‘We are all going to die.’ Uplifting, no? Is that buzzing sound positivity zinging through your veins? Oh right, it’s just buzzing. Moving on. Reading affirmations of mortality is shocking, yet hearing it being yelled on an aeroplane by a friend laughing his head off as we try to ‘land’ in horrendous weather will stay with me for eternity. And yes, if you’re wondering, I peeled them off and threw them away afterwards, they were just too soiled to be recoverable.
The truth in the above however has nothing whatsoever to do with the current climate (apart from the buzzing, that’s got plenty to do with it). Our impermanence is inevitable. Far from being negative though, this should be a release, an unbridling of inhibitions that sets you free from restraint. You can do anything! Apart from meet people, or hold hands, or drink in a pub. But anything else! Wearing trackies for weeks at a time? Having a shower once a month whether you need it or not? Live that dream! COVID has launched a resurgence of self-improvement, of people rekindling simple loves like drawing, fitness, reading books you didn’t even know you owned, helping neighbours by giving back all that shit you borrowed over the years. We’re also spending more time with family and making sure we get valuable exercise outside. Naysayers may point to those two being interrelated, reminiscent of Captain Oates’ “I may be some time” and just never returning.
The outpouring of emotion seen across the world, the ‘we’re in this together’ pact is wonderful, albeit mostly ‘together’ in the same house. Far from shutting down, we have become a more caring race, showing compassion and empathy. Well apart from this guy, who remains an epic weapon. For every buck-toothed dribbling baboon of a President there is a counter-balance such as leaders we most want running our own country like Jacinda Ardern and legends like Colonel Tom Moore, fundraising at one hundred years old to raise £30million for the NHS. Let’s put aside the fact he’s raising money for a nationally funded entity bereft of cash, equipment, adequate testing or adequately paid staff, and instead concentrate on the fact he’s captured the hearts and minds worldwide. Leading through example, even at a hundred.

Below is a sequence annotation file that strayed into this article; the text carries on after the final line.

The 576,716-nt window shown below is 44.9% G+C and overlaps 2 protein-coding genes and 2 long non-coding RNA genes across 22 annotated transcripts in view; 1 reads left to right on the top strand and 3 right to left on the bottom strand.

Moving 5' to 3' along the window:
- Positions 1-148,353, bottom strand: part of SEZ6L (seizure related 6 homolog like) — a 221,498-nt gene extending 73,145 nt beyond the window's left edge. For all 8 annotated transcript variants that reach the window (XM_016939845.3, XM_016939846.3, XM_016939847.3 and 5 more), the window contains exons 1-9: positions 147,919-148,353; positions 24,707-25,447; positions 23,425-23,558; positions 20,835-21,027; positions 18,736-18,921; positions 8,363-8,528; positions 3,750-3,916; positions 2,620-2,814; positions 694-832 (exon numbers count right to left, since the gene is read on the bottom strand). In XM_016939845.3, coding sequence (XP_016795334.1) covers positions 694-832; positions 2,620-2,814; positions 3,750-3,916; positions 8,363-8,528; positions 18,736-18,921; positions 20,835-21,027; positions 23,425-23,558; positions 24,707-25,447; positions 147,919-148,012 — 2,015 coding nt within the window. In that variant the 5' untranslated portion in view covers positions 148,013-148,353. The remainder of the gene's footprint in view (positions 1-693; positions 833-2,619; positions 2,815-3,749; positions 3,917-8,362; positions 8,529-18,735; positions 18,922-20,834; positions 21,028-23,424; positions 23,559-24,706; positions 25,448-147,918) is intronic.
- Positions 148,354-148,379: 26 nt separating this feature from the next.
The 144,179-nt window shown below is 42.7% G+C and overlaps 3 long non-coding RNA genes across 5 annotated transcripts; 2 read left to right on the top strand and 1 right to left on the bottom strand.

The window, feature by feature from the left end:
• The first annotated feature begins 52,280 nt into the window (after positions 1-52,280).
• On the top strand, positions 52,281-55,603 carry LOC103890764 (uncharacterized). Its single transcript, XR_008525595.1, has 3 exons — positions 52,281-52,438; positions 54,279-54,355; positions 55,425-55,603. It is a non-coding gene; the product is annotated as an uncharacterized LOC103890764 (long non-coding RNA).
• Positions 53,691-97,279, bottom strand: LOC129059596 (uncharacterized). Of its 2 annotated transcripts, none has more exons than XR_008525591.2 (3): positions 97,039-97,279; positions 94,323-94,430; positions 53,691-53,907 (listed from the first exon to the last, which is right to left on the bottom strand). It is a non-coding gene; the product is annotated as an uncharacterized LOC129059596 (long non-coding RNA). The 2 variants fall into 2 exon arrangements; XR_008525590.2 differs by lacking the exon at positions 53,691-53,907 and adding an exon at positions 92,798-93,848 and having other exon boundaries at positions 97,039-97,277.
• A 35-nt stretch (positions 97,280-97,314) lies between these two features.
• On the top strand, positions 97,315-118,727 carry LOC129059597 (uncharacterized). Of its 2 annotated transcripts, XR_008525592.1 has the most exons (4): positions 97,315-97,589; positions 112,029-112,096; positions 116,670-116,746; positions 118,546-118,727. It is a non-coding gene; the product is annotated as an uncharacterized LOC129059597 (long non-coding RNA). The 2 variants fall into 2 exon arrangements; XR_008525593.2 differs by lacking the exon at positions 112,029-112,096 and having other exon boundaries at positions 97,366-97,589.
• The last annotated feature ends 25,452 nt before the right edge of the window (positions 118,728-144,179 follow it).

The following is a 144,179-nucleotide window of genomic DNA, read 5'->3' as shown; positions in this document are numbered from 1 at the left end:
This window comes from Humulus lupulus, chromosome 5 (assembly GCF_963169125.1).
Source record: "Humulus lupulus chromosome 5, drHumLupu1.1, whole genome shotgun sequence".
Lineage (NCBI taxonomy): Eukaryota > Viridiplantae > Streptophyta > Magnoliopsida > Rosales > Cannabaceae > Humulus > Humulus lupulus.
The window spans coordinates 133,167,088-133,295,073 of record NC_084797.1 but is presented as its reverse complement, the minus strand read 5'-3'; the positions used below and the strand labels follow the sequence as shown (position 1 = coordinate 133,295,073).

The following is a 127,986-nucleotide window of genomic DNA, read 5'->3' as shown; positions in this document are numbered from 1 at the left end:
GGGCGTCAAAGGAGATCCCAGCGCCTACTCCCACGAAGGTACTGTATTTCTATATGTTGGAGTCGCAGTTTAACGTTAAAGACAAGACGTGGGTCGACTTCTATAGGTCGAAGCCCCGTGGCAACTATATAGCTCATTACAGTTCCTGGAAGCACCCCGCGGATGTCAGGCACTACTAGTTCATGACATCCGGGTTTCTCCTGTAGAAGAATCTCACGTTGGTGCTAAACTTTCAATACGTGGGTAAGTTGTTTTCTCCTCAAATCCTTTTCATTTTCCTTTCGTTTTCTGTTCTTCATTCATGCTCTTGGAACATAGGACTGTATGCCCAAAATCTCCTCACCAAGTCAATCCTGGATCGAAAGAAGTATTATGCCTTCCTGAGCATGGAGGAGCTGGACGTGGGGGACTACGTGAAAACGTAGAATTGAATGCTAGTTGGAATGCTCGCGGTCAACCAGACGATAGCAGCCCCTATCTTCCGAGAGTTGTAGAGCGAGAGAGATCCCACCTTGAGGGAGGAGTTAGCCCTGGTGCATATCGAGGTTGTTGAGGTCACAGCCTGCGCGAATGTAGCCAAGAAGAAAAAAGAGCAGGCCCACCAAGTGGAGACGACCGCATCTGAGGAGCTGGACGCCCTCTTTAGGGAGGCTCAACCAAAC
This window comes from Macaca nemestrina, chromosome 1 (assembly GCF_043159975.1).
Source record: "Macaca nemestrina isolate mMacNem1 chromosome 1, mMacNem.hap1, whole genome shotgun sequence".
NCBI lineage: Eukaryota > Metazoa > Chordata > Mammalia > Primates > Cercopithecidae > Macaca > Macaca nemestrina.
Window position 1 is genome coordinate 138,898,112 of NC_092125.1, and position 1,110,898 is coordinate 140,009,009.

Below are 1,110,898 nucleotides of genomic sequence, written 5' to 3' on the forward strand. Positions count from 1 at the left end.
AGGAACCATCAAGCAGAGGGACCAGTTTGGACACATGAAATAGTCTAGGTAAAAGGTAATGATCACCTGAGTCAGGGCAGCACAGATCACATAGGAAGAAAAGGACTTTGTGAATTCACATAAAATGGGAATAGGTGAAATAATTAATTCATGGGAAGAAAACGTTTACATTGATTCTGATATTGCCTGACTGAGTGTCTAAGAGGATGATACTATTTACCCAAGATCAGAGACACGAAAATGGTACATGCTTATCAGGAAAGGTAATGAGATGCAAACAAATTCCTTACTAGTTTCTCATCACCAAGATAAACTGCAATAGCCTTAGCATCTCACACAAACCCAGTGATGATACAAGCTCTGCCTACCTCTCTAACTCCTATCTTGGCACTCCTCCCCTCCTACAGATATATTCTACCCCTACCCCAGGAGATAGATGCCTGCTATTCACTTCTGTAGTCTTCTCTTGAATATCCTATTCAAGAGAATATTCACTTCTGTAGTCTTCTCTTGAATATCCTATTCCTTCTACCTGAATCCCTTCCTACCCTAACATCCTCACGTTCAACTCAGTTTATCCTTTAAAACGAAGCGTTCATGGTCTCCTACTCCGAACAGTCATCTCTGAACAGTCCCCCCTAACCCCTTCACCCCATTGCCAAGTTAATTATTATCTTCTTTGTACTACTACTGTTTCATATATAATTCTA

I’ll end with this, from the ludicrously good Sam Harris’ End of Faith which inspired this blog post:
“Consider it: every person you have ever met, every person you will pass in the street today (within social distancing guidelines), is going to die. Living long enough, each will suffer the loss of his friends and family. All are going to lose everything they love in this world. Why would one want to be anything but kind to them in the meantime?”
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